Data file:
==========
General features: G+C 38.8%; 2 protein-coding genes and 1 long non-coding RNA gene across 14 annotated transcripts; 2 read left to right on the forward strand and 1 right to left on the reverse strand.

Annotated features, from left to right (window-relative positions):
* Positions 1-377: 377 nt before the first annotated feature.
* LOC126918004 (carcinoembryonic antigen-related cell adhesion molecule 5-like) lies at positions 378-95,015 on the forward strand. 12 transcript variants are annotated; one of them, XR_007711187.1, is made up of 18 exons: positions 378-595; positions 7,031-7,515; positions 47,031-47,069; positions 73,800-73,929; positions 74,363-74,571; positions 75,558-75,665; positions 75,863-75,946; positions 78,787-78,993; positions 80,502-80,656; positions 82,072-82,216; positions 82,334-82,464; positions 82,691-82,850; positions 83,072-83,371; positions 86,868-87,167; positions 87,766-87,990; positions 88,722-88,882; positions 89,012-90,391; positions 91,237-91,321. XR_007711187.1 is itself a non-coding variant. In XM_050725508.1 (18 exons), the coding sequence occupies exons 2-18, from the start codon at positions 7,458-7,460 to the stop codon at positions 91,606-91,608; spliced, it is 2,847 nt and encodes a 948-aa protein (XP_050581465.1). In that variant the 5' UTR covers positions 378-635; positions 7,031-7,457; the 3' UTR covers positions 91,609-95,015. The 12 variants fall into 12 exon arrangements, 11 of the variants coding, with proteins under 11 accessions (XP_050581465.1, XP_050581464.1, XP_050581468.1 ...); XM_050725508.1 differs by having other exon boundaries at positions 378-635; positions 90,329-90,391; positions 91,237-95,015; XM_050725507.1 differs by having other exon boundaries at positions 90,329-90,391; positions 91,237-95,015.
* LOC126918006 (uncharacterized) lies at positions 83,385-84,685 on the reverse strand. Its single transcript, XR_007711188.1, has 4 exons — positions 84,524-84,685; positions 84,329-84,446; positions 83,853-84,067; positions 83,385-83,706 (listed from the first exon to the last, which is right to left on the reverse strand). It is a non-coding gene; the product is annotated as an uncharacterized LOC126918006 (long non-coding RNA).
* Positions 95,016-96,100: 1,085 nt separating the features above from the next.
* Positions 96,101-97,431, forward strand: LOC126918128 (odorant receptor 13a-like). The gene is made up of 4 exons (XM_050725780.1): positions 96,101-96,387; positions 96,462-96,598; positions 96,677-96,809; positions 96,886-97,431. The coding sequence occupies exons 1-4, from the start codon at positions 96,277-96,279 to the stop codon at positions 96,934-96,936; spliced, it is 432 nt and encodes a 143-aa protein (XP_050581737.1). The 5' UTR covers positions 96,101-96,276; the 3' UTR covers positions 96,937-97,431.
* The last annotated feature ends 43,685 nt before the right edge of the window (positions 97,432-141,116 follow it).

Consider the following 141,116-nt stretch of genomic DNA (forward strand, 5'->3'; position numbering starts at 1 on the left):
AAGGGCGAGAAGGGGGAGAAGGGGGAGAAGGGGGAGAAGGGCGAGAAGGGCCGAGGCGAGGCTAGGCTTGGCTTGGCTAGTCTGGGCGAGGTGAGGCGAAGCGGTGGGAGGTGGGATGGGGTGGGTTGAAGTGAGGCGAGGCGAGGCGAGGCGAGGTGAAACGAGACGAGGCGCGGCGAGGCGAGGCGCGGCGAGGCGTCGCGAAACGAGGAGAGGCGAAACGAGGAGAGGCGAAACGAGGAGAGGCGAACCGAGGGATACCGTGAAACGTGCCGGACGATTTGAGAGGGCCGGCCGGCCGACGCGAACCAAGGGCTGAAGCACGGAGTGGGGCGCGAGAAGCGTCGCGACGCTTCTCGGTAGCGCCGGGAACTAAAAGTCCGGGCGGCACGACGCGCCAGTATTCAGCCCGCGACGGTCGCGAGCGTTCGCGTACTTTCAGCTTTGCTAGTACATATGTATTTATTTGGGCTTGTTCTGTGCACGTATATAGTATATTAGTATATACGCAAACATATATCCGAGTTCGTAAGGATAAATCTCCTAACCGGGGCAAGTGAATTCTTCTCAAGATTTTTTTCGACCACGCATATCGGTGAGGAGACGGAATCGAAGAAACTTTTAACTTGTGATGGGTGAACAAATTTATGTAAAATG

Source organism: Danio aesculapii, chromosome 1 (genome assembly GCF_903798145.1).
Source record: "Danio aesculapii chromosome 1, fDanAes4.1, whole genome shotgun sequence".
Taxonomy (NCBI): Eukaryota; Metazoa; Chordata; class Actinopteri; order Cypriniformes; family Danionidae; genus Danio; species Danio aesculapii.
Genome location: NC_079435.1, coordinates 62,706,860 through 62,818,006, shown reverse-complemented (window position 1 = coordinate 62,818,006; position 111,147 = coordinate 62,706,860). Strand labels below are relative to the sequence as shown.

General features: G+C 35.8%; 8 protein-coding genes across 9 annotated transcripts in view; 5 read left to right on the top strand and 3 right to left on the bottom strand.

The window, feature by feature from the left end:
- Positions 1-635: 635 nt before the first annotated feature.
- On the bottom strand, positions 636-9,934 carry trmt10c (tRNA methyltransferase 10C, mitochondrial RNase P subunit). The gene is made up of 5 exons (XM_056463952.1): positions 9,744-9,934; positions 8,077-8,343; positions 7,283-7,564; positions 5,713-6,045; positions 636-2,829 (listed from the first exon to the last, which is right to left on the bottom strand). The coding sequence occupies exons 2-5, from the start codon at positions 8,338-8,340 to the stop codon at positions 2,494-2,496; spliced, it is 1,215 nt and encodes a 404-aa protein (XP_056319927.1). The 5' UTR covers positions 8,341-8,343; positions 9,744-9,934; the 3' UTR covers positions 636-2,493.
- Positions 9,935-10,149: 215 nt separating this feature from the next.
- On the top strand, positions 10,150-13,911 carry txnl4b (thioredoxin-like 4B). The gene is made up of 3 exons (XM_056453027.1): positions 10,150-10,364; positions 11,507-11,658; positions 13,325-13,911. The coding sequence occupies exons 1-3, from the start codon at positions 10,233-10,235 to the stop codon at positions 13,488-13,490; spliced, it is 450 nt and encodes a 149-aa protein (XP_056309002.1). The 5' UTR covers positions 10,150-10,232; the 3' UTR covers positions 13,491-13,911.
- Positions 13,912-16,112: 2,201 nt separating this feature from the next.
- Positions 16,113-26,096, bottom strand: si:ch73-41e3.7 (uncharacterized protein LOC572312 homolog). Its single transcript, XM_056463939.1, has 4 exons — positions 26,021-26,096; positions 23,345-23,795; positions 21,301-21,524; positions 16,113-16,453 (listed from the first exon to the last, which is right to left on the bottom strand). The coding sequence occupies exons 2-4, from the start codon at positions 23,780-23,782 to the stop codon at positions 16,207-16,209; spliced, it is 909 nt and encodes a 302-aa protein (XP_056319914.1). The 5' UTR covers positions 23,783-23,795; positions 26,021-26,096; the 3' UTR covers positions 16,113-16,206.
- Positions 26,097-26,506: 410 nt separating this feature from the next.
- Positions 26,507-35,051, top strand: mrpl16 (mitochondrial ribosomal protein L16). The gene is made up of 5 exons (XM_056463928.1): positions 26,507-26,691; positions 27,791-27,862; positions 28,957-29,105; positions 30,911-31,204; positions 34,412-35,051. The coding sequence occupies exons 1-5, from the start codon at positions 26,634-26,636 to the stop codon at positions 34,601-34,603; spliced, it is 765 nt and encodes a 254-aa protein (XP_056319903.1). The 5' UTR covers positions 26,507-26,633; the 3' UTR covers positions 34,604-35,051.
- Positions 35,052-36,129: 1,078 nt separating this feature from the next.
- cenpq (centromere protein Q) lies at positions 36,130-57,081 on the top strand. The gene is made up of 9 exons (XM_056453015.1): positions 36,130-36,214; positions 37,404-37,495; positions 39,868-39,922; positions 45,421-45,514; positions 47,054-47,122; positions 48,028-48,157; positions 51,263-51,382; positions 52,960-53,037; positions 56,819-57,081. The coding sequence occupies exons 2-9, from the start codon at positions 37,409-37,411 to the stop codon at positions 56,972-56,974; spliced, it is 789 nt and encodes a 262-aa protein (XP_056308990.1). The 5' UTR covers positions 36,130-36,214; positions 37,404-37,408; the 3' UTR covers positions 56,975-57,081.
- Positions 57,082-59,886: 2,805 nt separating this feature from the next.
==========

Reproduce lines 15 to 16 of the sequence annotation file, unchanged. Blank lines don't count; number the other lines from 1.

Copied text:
General features: G+C 35.8%; 8 protein-coding genes across 9 annotated transcripts in view; 5 read left to right on the top strand and 3 right to left on the bottom strand.

The window, feature by feature from the left end: